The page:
One welcome change Amazon have Make your Kindle Scribe notes available in the Kindle app for iOS or Android. It’s a bit of a convenience that we hope will be reflected in the rest of the e-reader at launch.
“Pen on paper” experience
It’s a shame that these power-user features are missing, as Amazon has pretty much all the other basic features. The premium pen included in my review unit is comfortable to hold and write, and the satisfying scratching from the Kindle Scribe’s slightly grainy screen has a pleasant sound reminiscent of writing on real paper. and created friction.
For discerning writers, there is a slight, barely perceptible delay in writing on the Kindle Scribe screen compared to writing with reMarkable 2. 2. It wasn’t so much that it bothered me while writing. If you’ve never used reMarkable, you probably won’t notice all of it, but it’s something you should be very careful and careful about. Honestly, having a brightly lit display that can be used in the dark is a fair tradeoff.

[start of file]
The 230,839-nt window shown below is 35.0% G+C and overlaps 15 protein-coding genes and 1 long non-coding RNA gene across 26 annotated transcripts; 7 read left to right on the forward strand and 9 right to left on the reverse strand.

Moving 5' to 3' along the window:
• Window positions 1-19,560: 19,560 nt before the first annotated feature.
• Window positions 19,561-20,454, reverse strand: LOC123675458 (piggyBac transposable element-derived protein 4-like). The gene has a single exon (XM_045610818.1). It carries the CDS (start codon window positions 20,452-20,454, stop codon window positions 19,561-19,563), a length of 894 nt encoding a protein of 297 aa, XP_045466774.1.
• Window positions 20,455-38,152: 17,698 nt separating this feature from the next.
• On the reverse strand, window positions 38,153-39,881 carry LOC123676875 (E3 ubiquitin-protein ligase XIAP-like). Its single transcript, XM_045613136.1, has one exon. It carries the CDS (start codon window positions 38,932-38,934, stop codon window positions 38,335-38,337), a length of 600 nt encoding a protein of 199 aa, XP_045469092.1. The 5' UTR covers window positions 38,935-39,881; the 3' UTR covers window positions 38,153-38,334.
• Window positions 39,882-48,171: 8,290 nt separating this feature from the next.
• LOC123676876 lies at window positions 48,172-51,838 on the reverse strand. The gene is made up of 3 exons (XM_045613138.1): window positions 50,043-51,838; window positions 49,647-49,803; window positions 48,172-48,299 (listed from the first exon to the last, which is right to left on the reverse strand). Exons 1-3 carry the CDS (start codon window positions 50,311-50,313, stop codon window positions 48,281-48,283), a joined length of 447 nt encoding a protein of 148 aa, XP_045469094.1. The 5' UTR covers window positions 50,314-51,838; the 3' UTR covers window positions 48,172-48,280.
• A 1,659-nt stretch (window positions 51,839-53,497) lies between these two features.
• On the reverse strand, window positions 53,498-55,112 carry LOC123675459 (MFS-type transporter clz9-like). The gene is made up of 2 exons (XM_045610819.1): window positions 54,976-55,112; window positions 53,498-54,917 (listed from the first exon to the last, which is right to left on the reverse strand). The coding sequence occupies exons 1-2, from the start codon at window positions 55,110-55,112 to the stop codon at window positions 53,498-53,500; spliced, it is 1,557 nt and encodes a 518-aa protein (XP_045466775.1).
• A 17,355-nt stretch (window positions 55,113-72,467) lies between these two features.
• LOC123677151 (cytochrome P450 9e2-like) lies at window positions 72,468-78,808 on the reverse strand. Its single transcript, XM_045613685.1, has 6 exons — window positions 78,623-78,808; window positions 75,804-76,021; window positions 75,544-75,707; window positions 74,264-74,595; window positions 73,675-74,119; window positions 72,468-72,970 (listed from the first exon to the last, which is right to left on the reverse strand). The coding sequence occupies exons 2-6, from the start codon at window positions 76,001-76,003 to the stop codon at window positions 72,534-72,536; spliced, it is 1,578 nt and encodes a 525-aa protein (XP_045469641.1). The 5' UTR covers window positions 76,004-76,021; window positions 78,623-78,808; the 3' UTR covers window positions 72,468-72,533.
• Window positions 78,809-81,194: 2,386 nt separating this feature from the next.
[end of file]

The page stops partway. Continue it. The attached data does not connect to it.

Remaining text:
The main drawback to writing with Kindle Scribe is the very limited selection of digital pen styles. Amazon has a single pen of varying thickness, a highlighter that highlights in several different shades, and an eraser. Combined with the complete lack of and paste functionality, it can be too similar to writing with real pen and paper.
Amazon says new writing tools and copy and paste will be added in software updates over the next few months, but given how standard these features are with other E Ink note-taking devices, the Kindle You can see the company’s different priorities for Scribe. At least for me, it’s more like a testbed for the potential of new Kindle features than a confident view that people might first become interested in writing with E Ink. It seems.